|US6361583 *||19 May 2000||26 Mar 2002||Membrane Technology And Research, Inc.||Gas separation using organic-vapor-resistant membranes|
|US6544316 *||28 Dic 2001||8 Abr 2003||Membrane Technology And Research, Inc.||Hydrogen gas separation using organic-vapor-resistant membranes|
|US6572680 *||5 Feb 2002||3 Jun 2003||Membrane Technology And Research, Inc.||Carbon dioxide gas separation using organic-vapor-resistant membranes|
|US6579341 *||18 Mar 2002||17 Jun 2003||Membrane Technology And Research, Inc.||Nitrogen gas separation using organic-vapor-resistant membranes|
|US6589303||23 Dic 1999||8 Jul 2003||Membrane Technology And Research, Inc.||Hydrogen production by process including membrane gas separation|
|US6592650 *||25 Mar 2002||15 Jul 2003||Membrane Technology And Research, Inc.||Gas separation using organic-vapor-resistant membranes and PSA|
|US6592749||22 Nov 2000||15 Jul 2003||Membrane Technology And Research, Inc.||Hydrogen/hydrocarbon separation process, including PSA and membranes|
|US6881242 *||13 Ene 2003||19 Abr 2005||Ati Properties, Inc.||Hydrogen reclamation apparatus and method|
|US7169210 *||31 Jul 2002||30 Ene 2007||Praxair Technology, Inc.||Control system for helium recovery|
|US7354463||17 Dic 2004||8 Abr 2008||Texaco Inc.||Apparatus and methods for producing hydrogen|
|US7354464||17 Dic 2004||8 Abr 2008||Texaco Inc.||Apparatus and method for producing hydrogen|
|US7402287||17 Dic 2004||22 Jul 2008||Texaco Inc.||Apparatus and methods for producing hydrogen|
|US7431909 *||3 Dic 1999||7 Oct 2008||Cabot Corporation||Process for production of carbon black|
|US7449054||25 Ago 2005||11 Nov 2008||Saes Pure Gas, Inc.||Air purification system with regenerative purification units|
|US7655209||28 May 2008||2 Feb 2010||Cabot Corporation||Process for production of carbon black|
|US7763085||7 Feb 2008||27 Jul 2010||Texaco Inc.||Apparatus for producing hydrogen|
|US7892304||17 Dic 2004||22 Feb 2011||Texaco Inc.||Apparatus and method for controlling compressor motor speed in a hydrogen generator|
|US7964176||29 Mar 2005||21 Jun 2011||Chevron U.S.A. Inc.||Process and apparatus for thermally integrated hydrogen generation system|
|US7988751||22 Jul 2008||2 Ago 2011||Texaco Inc.||Method for producing hydrogen|
|US7989511||21 May 2008||2 Ago 2011||Texaco Inc.||Process and apparatus for synthesis gas and hydrocarbon production|
|US8394154||28 Dic 2007||12 Mar 2013||Texaco Inc.||Counter-current oxidation and steam methane reforming process and reactor therefor|
|US8512443 *||25 Ene 2011||20 Ago 2013||Exxonmobil Research And Engineering Company||Hydrogen utilization within a refinery network|
|US9034995||24 Abr 2014||19 May 2015||Hangzhou Shuang'an Science and Technology Company Limited||System and process for recovering gas emissions generated in producing olefin polymers|
|US9339759||18 Feb 2015||17 May 2016||Gs Engineering & Construction Corp.||Gas separation system|
|US9387430||11 Sep 2015||12 Jul 2016||Apache Corporation||Methods and systems of enhanced carbon dioxide recovery|
|US20030143129 *||31 Oct 2002||31 Jul 2003||Rabellino Lawrence A.||Air purification system and method for maintaining nitrogen and oxygen ratios with regenerative purification units|
|US20040216609 *||31 Jul 2002||4 Nov 2004||Baksh Mohamed Safdar Allie||Control system for helium recovery|
|US20050287050 *||25 Ago 2005||29 Dic 2005||Saes Pure Gas, Inc.||Air purification system with regenerative purification units|
|US20060130402 *||17 Dic 2004||22 Jun 2006||Texaco Inc.||Apparatus and methods for producing hydrogen|
|US20060137245 *||17 Dic 2004||29 Jun 2006||Texaco Inc.||Apparatus and method for producing hydrogen|
|US20060225349 *||29 Mar 2005||12 Oct 2006||Krause Curtis L||Process and apparatus for thermally integrated hydrogen generation system|
|US20080005963 *||17 Dic 2004||10 Ene 2008||Texaco Inc.||Apparatus and methods for producing hydrogen|
|US20080005964 *||17 Dic 2004||10 Ene 2008||Texaco Inc.||Apparatus and method for controlling compressor motor speed in a hydrogen generator|
|US20080127554 *||7 Feb 2008||5 Jun 2008||Texaco Inc.||Apparatus and method for producing hydrogen|
|US20080289255 *||22 Jul 2008||27 Nov 2008||Texaco Inc.||Apparatus and Method for Producing Hydrogen|
|US20090165368 *||30 May 2008||2 Jul 2009||Yunquan Liu||Process and apparatus for reforming gaseous and liquid fuels|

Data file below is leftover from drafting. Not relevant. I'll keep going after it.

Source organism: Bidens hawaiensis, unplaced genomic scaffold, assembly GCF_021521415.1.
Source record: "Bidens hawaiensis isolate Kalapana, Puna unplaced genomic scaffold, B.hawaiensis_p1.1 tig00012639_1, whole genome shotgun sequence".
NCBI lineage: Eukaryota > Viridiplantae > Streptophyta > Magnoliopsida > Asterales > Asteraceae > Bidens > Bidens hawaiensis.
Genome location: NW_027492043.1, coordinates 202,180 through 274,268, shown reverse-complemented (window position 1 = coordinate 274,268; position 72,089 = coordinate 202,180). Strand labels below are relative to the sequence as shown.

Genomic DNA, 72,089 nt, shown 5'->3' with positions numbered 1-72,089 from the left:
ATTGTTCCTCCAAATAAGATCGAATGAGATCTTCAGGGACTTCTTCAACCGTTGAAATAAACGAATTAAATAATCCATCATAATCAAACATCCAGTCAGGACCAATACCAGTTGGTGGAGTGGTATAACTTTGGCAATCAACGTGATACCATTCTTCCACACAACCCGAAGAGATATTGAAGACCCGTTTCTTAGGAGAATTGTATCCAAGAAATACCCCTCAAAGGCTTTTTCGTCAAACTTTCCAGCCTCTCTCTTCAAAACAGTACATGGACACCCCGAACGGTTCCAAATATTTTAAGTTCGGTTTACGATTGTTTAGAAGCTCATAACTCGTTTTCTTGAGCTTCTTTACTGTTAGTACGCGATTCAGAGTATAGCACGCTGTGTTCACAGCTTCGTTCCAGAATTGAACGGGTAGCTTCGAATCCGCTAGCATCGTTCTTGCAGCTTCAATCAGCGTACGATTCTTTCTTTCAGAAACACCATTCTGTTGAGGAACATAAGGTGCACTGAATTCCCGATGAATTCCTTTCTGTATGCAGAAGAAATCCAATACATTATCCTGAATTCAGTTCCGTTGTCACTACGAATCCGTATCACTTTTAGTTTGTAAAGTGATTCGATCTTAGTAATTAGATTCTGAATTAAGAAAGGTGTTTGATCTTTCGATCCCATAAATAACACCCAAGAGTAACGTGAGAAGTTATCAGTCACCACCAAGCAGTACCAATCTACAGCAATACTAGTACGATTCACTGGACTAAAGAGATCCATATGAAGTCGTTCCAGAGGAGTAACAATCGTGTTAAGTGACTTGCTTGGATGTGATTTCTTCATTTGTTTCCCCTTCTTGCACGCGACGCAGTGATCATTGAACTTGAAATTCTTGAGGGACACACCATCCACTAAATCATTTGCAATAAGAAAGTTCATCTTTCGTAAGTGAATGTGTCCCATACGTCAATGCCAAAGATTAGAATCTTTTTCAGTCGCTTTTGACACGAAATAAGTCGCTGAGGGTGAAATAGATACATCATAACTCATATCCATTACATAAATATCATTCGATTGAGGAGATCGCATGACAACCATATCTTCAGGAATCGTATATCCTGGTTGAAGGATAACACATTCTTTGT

|US20090165385 *||28 Dic 2007||2 Jul 2009||Lixin You||Counter-current oxidation and steam methane reforming process and reactor therefor|
|US20090170967 *||28 Dic 2007||2 Jul 2009||Lixin You||Concurrent oxidation and steam methane reforming process and reactor therefor|
|US20090292030 *||21 May 2008||26 Nov 2009||Daniel Glenn Casey||Process and apparatus for synthesis gas and hydrocarbon production|
|US20100229721 *||9 Feb 2007||16 Sep 2010||L'air Liquide Societe Anonyme Pour L'etude Et L'exploitation Des Procedes Georges Claude||Method of Controlling the Membrane Treatment of a Hydrogen Gas|
|US20100322845 *||3 Ago 2007||23 Dic 2010||L'air Liquide Societe Anonyme Pour L'etude Et L'exploitation Des Procedes Georges Claude||Method of Hydrogen Purification|
|US20110185898 *||25 Ene 2011||4 Ago 2011||Exxonmobil Research And Engineering Company||Hydrogen utilization within a refinery network|
|EP0537614A1 *||7 Oct 1992||21 Abr 1993||Praxair Technology, Inc.||Dual product pressure swing adsorption and membran operations|
|EP0684066A2 *||6 Abr 1995||29 Nov 1995||The Boc Group, Inc.||Method of recovering a light element from a dilute feed|
|EP0700708A1||5 Sep 1995||13 Mar 1996||Air Products And Chemicals, Inc.||Hydrogen recovery by adsorbent membranes|
|EP0770576A1 *||23 Oct 1996||2 May 1997||L'air Liquide, Societe Anonyme Pour L'etude Et L'exploitation Des Procedes Georges Claude||Process and installation for the production of hydrogen and energy|
|EP0853969A2 *||16 Ene 1998||22 Jul 1998||Air Products And Chemicals, Inc.||Operation of staged adsorbent membranes|
|EP0945163A1 *||9 Oct 1997||29 Sep 1999||Gkss-Forschungszentrum Geesthacht Gmbh||A process for the separation/recovery of gases|
|WO1996011048A1 *||10 Oct 1995||18 Abr 1996||Enerfex, Inc.||Multiple stage semi-permeable membrane gas separation process|
|WO2008017781A2||3 Ago 2007||14 Feb 2008||L'Air Liquide Société Anonyme pour l'Etude et l'Exploitation des Procédés Georges Claude||Method of hydrogen purification|
|WO2008017781A3 *||3 Ago 2007||27 Mar 2008||Air Liquide||Method of hydrogen purification|
|Clasificación de EE.UU.||95/55, 96/8, 95/116, 95/100|
|Clasificación internacional||B01D53/22, B01D53/047, B01D53/04|
|Clasificación cooperativa||Y02C20/20, B01D53/229, B01D2256/16, B01D2259/40001, B01D53/047, B01D2259/40062, B01D2257/7025, B01D2259/4003, B01D2259/40052, B01D2259/4006, B01D2253/108|
|Clasificación europea||B01D53/22W, B01D53/047|
|3 Jun 1986||AS||Assignment|
Owner name: UNION CARBIDE CORPORATION OLD RIDGEBURY ROAD, DANB
Free format text: ASSIGNMENT OF ASSIGNORS INTEREST.;ASSIGNOR:DOSHI, KISHORE J.;REEL/FRAME:004555/0274
Effective date: 19860324
Owner name: UNION CARBIDE CORPORATION,CONNECTICUT
Free format text: ASSIGNMENT OF ASSIGNORS INTEREST;ASSIGNOR:DOSHI, KISHORE J.;REEL/FRAME:004555/0274
Effective date: 19860324
|21 Sep 1988||AS||Assignment|
Owner name: UOP, DES PLAINES, IL., A NY GENERAL PARTNERSHIP
Free format text: ASSIGNMENT OF ASSIGNORS INTEREST.;ASSIGNOR:KATALISTIKS INTERNATIONAL, INC.;REEL/FRAME:004994/0001
Effective date: 19880916
Owner name: KATALISTIKS INTERNATIONAL, INC., DANBURY, CT, A CO
Free format text: ASSIGNMENT OF ASSIGNORS INTEREST.;ASSIGNOR:UNION CARBIDE CORPORATION;REEL/FRAME:004998/0636
Effective date: 19880916
Owner name: KATALISTIKS INTERNATIONAL, INC., CONNECTICUT
Free format text: ASSIGNMENT OF ASSIGNORS INTEREST;ASSIGNOR:UNION CARBIDE CORPORATION;REEL/FRAME:004998/0636
Effective date: 19880916
|2 Abr 1991||REMI||Maintenance fee reminder mailed|
|26 Abr 1991||FPAY||Fee payment|
Year of fee payment: 4
|26 Abr 1991||SULP||Surcharge for late payment|
|1 Mar 1995||FPAY||Fee payment|
Year of fee payment: 8
|11 Abr 1995||REMI||Maintenance fee reminder mailed|
|26 Feb 1999||FPAY||Fee payment|
Year of fee payment: 12